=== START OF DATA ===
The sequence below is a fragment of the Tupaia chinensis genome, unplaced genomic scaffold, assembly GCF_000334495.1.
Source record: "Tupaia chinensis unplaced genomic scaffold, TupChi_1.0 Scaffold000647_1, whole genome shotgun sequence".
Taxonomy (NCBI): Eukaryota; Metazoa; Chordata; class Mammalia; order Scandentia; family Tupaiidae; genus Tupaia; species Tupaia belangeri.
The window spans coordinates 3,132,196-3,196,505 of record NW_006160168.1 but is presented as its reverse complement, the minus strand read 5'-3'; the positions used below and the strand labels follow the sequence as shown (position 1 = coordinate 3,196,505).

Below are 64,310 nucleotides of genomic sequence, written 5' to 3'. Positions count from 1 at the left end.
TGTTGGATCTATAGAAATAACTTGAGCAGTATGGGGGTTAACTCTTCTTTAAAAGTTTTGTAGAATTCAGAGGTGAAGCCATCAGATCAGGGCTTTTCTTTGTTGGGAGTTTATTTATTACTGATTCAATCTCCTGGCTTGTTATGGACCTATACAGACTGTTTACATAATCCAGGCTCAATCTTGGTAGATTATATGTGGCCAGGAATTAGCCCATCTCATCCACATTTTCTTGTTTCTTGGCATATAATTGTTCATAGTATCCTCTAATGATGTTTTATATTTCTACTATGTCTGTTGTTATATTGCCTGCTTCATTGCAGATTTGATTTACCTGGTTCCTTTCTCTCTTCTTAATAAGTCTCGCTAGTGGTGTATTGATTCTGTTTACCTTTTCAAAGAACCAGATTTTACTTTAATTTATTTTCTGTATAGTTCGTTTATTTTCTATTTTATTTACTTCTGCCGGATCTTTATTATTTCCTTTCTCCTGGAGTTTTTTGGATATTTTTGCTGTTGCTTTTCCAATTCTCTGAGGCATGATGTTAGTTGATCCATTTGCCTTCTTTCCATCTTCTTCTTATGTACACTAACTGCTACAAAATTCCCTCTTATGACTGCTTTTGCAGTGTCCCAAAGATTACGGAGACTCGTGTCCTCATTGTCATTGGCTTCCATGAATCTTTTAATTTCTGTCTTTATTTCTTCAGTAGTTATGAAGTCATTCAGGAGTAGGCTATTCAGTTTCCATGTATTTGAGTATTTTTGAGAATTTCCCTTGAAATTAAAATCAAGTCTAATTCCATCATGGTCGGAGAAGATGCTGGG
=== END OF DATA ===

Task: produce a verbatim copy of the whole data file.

The sequence below is a fragment of the Tupaia chinensis genome, unplaced genomic scaffold, assembly GCF_000334495.1.
Source record: "Tupaia chinensis unplaced genomic scaffold, TupChi_1.0 Scaffold000647_1, whole genome shotgun sequence".
Taxonomy (NCBI): Eukaryota; Metazoa; Chordata; class Mammalia; order Scandentia; family Tupaiidae; genus Tupaia; species Tupaia belangeri.
The window spans coordinates 3,132,196-3,196,505 of record NW_006160168.1 but is presented as its reverse complement, the minus strand read 5'-3'; the positions used below and the strand labels follow the sequence as shown (position 1 = coordinate 3,196,505).

Below are 64,310 nucleotides of genomic sequence, written 5' to 3'. Positions count from 1 at the left end.
TGTTGGATCTATAGAAATAACTTGAGCAGTATGGGGGTTAACTCTTCTTTAAAAGTTTTGTAGAATTCAGAGGTGAAGCCATCAGATCAGGGCTTTTCTTTGTTGGGAGTTTATTTATTACTGATTCAATCTCCTGGCTTGTTATGGACCTATACAGACTGTTTACATAATCCAGGCTCAATCTTGGTAGATTATATGTGGCCAGGAATTAGCCCATCTCATCCACATTTTCTTGTTTCTTGGCATATAATTGTTCATAGTATCCTCTAATGATGTTTTATATTTCTACTATGTCTGTTGTTATATTGCCTGCTTCATTGCAGATTTGATTTACCTGGTTCCTTTCTCTCTTCTTAATAAGTCTCGCTAGTGGTGTATTGATTCTGTTTACCTTTTCAAAGAACCAGATTTTACTTTAATTTATTTTCTGTATAGTTCGTTTATTTTCTATTTTATTTACTTCTGCCGGATCTTTATTATTTCCTTTCTCCTGGAGTTTTTTGGATATTTTTGCTGTTGCTTTTCCAATTCTCTGAGGCATGATGTTAGTTGATCCATTTGCCTTCTTTCCATCTTCTTCTTATGTACACTAACTGCTACAAAATTCCCTCTTATGACTGCTTTTGCAGTGTCCCAAAGATTACGGAGACTCGTGTCCTCATTGTCATTGGCTTCCATGAATCTTTTAATTTCTGTCTTTATTTCTTCAGTAGTTATGAAGTCATTCAGGAGTAGGCTATTCAGTTTCCATGTATTTGAGTATTTTTGAGAATTTCCCTTGAAATTAAAATCAAGTCTAATTCCATCATGGTCGGAGAAGATGCTGGG